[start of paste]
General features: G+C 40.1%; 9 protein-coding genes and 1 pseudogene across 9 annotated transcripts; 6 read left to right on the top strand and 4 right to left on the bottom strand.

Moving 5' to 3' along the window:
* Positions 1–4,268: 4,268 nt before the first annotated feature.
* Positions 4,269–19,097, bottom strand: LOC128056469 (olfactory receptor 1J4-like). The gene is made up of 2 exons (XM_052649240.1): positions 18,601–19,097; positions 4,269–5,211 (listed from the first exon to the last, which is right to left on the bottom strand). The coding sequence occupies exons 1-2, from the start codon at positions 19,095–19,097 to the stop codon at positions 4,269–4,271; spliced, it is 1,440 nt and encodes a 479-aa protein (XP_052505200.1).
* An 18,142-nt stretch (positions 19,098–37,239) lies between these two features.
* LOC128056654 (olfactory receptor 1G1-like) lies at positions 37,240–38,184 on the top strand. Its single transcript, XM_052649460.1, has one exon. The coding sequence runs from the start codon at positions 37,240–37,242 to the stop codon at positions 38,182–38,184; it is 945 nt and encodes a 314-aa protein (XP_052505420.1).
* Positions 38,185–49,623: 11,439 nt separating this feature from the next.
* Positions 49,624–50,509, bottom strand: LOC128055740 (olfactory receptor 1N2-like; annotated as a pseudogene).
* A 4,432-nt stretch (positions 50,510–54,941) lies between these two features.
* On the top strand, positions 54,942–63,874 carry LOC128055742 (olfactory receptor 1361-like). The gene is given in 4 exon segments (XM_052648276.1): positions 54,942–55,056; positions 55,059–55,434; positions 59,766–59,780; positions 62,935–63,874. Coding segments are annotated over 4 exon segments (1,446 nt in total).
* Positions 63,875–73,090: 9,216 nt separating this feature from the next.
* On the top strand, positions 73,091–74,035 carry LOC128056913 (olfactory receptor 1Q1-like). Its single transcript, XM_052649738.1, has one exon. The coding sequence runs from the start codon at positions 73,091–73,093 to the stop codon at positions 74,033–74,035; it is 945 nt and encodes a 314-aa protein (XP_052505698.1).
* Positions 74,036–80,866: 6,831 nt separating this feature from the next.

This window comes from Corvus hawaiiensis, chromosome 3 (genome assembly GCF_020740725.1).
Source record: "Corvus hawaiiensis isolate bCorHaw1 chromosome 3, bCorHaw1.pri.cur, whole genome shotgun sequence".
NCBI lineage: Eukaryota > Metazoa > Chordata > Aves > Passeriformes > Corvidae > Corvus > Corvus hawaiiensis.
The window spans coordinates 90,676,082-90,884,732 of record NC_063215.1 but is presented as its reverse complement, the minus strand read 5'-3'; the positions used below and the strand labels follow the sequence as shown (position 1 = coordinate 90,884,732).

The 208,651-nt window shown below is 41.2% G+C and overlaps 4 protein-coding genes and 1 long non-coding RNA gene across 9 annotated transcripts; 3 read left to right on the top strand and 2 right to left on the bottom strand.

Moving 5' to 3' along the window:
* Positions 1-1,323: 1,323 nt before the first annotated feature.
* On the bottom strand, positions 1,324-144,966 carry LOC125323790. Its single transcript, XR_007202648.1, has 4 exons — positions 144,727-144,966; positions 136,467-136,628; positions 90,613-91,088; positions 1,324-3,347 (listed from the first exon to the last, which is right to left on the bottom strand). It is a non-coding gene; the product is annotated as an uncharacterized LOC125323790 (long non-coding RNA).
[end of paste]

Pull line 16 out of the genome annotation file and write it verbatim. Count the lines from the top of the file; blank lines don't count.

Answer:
NCBI lineage: Eukaryota > Metazoa > Chordata > Aves > Passeriformes > Corvidae > Corvus > Corvus hawaiiensis.